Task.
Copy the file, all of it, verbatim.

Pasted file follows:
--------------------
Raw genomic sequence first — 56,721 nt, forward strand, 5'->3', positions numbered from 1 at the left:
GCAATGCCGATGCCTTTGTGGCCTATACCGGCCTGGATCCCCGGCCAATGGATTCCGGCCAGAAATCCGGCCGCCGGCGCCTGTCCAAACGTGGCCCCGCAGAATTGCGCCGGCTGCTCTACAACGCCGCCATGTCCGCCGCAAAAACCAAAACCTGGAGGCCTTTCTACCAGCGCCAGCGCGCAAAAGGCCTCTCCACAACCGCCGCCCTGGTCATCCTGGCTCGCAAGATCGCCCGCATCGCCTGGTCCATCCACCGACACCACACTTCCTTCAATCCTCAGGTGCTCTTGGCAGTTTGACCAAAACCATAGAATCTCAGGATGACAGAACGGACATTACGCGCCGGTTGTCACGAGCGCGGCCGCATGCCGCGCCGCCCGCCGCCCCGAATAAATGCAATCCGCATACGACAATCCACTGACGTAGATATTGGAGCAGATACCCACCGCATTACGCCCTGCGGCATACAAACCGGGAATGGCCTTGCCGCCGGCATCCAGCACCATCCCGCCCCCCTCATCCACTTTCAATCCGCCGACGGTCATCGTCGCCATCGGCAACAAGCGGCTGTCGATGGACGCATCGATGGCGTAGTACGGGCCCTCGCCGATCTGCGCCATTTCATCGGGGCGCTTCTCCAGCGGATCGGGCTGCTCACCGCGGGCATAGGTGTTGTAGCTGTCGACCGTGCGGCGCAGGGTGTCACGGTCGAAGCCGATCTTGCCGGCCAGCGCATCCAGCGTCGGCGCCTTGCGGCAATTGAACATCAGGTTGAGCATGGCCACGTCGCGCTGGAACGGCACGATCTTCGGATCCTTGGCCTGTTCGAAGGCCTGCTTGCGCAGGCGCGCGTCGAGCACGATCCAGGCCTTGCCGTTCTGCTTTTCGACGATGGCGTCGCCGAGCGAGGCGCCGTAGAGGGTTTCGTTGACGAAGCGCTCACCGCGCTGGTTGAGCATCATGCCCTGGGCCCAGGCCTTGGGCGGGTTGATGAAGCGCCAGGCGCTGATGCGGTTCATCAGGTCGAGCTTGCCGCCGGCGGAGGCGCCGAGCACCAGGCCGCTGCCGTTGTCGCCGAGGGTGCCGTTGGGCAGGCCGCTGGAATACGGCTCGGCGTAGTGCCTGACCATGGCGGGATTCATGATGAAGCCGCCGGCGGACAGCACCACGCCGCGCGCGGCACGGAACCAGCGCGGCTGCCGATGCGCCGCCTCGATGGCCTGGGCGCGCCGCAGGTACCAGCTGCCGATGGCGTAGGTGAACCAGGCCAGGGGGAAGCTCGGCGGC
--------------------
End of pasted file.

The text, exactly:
Raw genomic sequence first — 56,721 nt, forward strand, 5'->3', positions numbered from 1 at the left:
GCAATGCCGATGCCTTTGTGGCCTATACCGGCCTGGATCCCCGGCCAATGGATTCCGGCCAGAAATCCGGCCGCCGGCGCCTGTCCAAACGTGGCCCCGCAGAATTGCGCCGGCTGCTCTACAACGCCGCCATGTCCGCCGCAAAAACCAAAACCTGGAGGCCTTTCTACCAGCGCCAGCGCGCAAAAGGCCTCTCCACAACCGCCGCCCTGGTCATCCTGGCTCGCAAGATCGCCCGCATCGCCTGGTCCATCCACCGACACCACACTTCCTTCAATCCTCAGGTGCTCTTGGCAGTTTGACCAAAACCATAGAATCTCAGGATGACAGAACGGACATTACGCGCCGGTTGTCACGAGCGCGGCCGCATGCCGCGCCGCCCGCCGCCCCGAATAAATGCAATCCGCATACGACAATCCACTGACGTAGATATTGGAGCAGATACCCACCGCATTACGCCCTGCGGCATACAAACCGGGAATGGCCTTGCCGCCGGCATCCAGCACCATCCCGCCCCCCTCATCCACTTTCAATCCGCCGACGGTCATCGTCGCCATCGGCAACAAGCGGCTGTCGATGGACGCATCGATGGCGTAGTACGGGCCCTCGCCGATCTGCGCCATTTCATCGGGGCGCTTCTCCAGCGGATCGGGCTGCTCACCGCGGGCATAGGTGTTGTAGCTGTCGACCGTGCGGCGCAGGGTGTCACGGTCGAAGCCGATCTTGCCGGCCAGCGCATCCAGCGTCGGCGCCTTGCGGCAATTGAACATCAGGTTGAGCATGGCCACGTCGCGCTGGAACGGCACGATCTTCGGATCCTTGGCCTGTTCGAAGGCCTGCTTGCGCAGGCGCGCGTCGAGCACGATCCAGGCCTTGCCGTTCTGCTTTTCGACGATGGCGTCGCCGAGCGAGGCGCCGTAGAGGGTTTCGTTGACGAAGCGCTCACCGCGCTGGTTGAGCATCATGCCCTGGGCCCAGGCCTTGGGCGGGTTGATGAAGCGCCAGGCGCTGATGCGGTTCATCAGGTCGAGCTTGCCGCCGGCGGAGGCGCCGAGCACCAGGCCGCTGCCGTTGTCGCCGAGGGTGCCGTTGGGCAGGCCGCTGGAATACGGCTCGGCGTAGTGCCTGACCATGGCGGGATTCATGATGAAGCCGCCGGCGGACAGCACCACGCCGCGCGCGGCACGGAACCAGCGCGGCTGCCGATGCGCCGCCTCGATGGCCTGGGCGCGCCGCAGGTACCAGCTGCCGATGGCGTAGGTGAACCAGGCCAGGGGGAAGCTCGGCGGC